Another reason for using an 8 pixel vertical bounding box is the efficiency of writing to the LCD. The display drivers accept an 8 pixel tall write command, aligned on an 8 pixel boundary. If the vertical portion of the font spans this boundary we need to either keep a 16 KB frame buffer to redraw the additional portions (hard to do with only 4 KB of SRAM), or spend extra time to read/modify/write the pixels from the display drivers. This might be implemented in a later version of my code.
Line drawing using Bresenham's algorithm is possible, but will require RMW as well. I haven't implemented it yet, but it was present in the Microsoft BASIC on the original device.
The keyboard is a normal matrix design, with marvelous mechanical keyswitches instead of rubber dome membranes, and with the Control key in the right place. It's not quite a nice as a Model M buckling spring, but still very comfortable for extended typing. The downside is that it lacks several modern common programming characters, such as
}. Trigraphs are one option, as are using the
CODE modifier key to select them. Other oddities are that Capslock and Numlock are a mechanically locking keys, and the Left and right shift do not have separate scancodes
My original design shared the data port between the LCD and the keyboard rows, but this lead to garbage on the screen depending on which keys were held down while the LCD commands were being written. My new design uses dedicates
PORTA to the keyboard rows, while it continues to share the 9 column lines with the LCD. The source in
keyboard.c has been updated.
To read the keyboard,
keyboard_init() drives all of the columns high and activates pull ups on all of the rows. The scan routine then drives one column line low and reads all of the rows to see if any of them are being driven low against the pullup resistors. Currently only one key is returned at a time and there is no software debouncing -- the original design debounced in hardware on the mainboard. Both of these could be future improvements.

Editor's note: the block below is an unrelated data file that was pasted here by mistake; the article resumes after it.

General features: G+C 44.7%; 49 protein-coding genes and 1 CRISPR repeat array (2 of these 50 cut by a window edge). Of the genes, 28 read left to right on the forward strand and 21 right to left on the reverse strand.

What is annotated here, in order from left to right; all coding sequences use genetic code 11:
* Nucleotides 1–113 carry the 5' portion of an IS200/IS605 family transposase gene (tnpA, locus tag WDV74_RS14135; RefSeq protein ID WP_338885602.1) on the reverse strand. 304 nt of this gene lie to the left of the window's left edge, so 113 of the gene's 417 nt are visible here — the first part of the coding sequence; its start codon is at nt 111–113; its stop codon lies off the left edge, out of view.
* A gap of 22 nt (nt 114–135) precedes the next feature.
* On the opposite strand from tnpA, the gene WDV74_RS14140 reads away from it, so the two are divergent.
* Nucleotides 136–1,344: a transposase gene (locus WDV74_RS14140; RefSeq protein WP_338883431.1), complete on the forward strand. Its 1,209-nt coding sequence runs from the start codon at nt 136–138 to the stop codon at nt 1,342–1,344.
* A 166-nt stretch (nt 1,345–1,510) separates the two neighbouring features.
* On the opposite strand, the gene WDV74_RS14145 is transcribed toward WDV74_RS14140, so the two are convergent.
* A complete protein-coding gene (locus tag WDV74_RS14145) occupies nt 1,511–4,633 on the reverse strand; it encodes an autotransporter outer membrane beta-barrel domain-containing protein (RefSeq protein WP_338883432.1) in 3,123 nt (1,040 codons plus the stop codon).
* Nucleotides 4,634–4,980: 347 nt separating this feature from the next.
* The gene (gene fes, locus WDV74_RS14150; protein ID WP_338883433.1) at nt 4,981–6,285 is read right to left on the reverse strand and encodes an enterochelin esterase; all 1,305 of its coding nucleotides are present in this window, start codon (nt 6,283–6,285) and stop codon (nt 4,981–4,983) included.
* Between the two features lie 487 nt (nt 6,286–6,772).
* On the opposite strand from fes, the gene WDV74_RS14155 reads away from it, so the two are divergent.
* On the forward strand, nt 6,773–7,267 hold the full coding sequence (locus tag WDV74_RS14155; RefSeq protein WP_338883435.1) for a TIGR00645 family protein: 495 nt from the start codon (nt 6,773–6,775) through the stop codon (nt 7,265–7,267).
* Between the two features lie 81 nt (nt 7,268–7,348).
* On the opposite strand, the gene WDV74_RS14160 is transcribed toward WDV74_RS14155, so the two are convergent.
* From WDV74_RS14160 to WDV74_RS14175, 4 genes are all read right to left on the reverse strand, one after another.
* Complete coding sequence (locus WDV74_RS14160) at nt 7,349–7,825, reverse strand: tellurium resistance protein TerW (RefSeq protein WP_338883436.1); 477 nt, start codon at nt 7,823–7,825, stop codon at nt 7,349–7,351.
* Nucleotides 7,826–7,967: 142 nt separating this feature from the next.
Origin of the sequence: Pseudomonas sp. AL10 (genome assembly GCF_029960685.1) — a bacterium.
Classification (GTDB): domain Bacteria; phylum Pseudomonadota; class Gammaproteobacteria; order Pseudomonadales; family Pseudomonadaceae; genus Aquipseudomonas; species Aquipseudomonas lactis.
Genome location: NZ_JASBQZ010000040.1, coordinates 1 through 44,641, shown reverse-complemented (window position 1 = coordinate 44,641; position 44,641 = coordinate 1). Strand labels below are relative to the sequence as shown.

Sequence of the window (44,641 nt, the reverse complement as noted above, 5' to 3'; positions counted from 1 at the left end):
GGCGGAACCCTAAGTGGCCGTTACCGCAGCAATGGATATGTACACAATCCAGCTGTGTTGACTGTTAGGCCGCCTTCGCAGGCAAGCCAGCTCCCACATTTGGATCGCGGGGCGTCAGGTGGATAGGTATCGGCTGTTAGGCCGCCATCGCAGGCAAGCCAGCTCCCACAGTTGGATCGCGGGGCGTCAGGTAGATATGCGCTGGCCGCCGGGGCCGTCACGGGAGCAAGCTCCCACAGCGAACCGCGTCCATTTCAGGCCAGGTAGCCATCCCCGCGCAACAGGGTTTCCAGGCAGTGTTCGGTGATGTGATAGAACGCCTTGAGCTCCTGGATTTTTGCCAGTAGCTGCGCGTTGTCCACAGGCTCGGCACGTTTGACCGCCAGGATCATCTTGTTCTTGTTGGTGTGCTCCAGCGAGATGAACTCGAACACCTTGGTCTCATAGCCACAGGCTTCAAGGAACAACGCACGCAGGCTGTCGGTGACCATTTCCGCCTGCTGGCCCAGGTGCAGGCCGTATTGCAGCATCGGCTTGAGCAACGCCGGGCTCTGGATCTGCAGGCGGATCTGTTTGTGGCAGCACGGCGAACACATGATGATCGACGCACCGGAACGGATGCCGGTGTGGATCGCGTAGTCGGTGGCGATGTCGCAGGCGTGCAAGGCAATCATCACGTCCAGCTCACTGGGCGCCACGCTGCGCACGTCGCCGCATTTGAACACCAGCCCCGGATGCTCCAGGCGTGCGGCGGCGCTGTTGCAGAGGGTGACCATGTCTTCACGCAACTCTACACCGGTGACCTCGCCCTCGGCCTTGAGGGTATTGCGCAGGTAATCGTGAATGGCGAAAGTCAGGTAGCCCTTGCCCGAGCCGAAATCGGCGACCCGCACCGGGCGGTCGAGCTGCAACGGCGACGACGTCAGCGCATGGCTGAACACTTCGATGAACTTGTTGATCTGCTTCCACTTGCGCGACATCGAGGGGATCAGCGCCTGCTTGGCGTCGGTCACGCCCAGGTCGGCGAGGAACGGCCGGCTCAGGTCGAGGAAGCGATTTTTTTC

I've implemented enough of the VT100 command set in
vt100.c to allow
lynx to run. The escape code parser is not even close to compliant and could stand for a rigorous state machine implementation. There are lots of documents online that list various subsets of the codes; I used umich's
vt100.codes.txt. See it in action.
My initial version was on a breadboard and now it is on a more permanent protoboard, but designing a proper PCB would be a good step. Something that can mount inside the original case using existing mounting holes and run off batteries would be ideal.
Currently the only function I have implemented in the firmware is a USB serial terminal. The real Model 100 had a text editor and a programming language, in addition to a (non-VT100) serial monitor and an analog modem. Porting busybox vi to the AVR is doable now that there is a VT100 emulator, and using something like pForth for the interactive programming wouldn't take much code space.
Adding MicroSD card support to store documents would expand the space available from the original 32 KB to 32 GB, a minor factor of one million. Plus the SD cards are non-volatile, so all of your work wouldn't be lost when the batteries die. Another option would be to add a Raspberry Pi (or maybe Bunnie's awesome homemade laptop) into the case, using the Teensy to act as a serial console for it since the Pi lacks sufficient IO and 5V tolerance.
If you're interested in upgrading your Model 100, here is my source code and schematics for the board. Perhaps these devices will have another thirty years of life left in them with a few minor upgrades...
The acoustic coupler works on the original Model 100. It would be fun to build a software 300 baud FSK modem that can drive it, but where would you find a phone to use it with? They don't quite fit modern phones and VoIP seems to mess up the signaling.